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Jacqui Gonzalez once spent an hour and a half on the phone helping a customer. The Zappos.com employee enjoys being generous with the online shoe retailer's money, sending gift baskets and thank-you cards to people whose complaints she has solved.

And mostly, she's grateful that she doesn't have a manager to consult in making those decisions.

"We don't have to put someone on hold and ask permission," says the former customer service agent, who is now a tour guide at the company. "We don't have a manager that you need to be transferred to. How refreshing is that?"

Advertising is the basic business model of the Internet. It's one reason we can view online content free of charge.

Millions of Web surfers already download software to block ads online, and that number is growing. Soon, Apple could be making mobile ad blocking easier.

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Greek banks reopened Monday for the first time in three weeks, but weary Greeks were also greeted by higher prices on basic goods.

Joanna Kakissis, who is reporting for NPR from Athens, told Morning Edition Monday that cash withdrawals are limited to just under $70, "but in a slight relaxing of the rules people can now take a week's worth of euros at a time instead of standing in line every day."

Capital controls are expected to stay in place for at least the next few weeks.

Until recently, John Henry Foster, an equipment distribution firm based in Eagan, Minn., offered its employees only a couple of health plans to choose from. That's common in companies across the United States.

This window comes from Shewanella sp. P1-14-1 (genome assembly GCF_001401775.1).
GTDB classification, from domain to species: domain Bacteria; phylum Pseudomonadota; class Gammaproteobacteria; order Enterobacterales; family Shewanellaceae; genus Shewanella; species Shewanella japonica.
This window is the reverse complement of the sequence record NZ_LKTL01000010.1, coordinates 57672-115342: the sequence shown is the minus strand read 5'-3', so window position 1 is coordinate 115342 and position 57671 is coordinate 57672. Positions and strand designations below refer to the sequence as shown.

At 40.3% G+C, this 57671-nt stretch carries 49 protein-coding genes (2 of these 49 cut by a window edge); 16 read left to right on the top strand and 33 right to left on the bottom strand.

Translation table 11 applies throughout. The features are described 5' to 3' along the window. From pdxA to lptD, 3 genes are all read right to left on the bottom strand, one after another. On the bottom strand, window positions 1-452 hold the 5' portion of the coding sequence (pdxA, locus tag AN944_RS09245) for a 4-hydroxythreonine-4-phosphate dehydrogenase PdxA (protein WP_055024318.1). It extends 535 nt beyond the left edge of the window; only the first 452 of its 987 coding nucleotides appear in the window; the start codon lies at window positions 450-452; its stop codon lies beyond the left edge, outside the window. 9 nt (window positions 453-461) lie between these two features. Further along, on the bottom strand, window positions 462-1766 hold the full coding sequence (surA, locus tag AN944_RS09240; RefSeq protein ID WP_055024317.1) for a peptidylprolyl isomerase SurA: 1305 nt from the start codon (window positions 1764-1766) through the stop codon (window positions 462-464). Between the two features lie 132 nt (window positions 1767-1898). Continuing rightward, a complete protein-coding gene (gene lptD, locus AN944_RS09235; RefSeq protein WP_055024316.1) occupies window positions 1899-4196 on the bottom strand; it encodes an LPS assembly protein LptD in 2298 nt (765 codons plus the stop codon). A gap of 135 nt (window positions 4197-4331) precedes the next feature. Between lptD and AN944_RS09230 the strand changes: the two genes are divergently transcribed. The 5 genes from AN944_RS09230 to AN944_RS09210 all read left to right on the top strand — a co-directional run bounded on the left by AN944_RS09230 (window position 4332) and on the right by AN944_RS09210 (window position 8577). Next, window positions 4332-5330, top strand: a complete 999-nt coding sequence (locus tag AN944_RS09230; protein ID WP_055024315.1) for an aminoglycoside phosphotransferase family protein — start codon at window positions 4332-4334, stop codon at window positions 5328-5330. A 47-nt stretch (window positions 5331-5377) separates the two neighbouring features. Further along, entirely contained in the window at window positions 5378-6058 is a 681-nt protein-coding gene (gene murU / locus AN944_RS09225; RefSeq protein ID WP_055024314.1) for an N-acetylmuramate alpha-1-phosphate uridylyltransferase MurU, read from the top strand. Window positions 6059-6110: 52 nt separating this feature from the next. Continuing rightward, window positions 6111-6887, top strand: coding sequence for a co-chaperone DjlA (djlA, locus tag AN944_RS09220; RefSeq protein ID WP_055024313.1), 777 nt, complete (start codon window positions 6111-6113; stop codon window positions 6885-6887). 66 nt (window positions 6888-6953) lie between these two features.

"They just presented what we got," says Steve Heller, a forklift operator who has worked at John Henry Foster for 15 years.

Gawker's two top editors are resigning over the removal of a story about the personal life of a media executive by the gossip website's management.

Tommy Craggs, Gawker Media's executive editor, and Max Read, the website's editor in chief, told staff members the story's removal last week "represented an indefensible breach of the notoriously strong firewall between Gawker's business interests and the independence of its editorial staff."

To promote his economic ideas and tout his blue collar credentials, Scott Walker has been using a unique tactic: talking about his shopping habits. In his presidential campaign kick-off, the Wisconsin governor talked about how much he and his wife, Tonette, love a certain Wisconsin-based discount retailer.

"Some of you know that Tonette and I like to shop at Kohl's. Over the years, I've learned that if I'm going to buy a new shirt, I go to the rack that says that the shirt was $29.99 but now is $19.99," he said.

Ashley Madison, a website that helps millions of married people cheat on their spouses, has lost a trove of personal and confidential information to hackers who are threatening to release the data of more than 37 million users.

News of the data hack comes at a time when Ashley Madison's parent company has raised its profile by backing a related TV show; its leaders have also discussed a potential $200 million stock offering.

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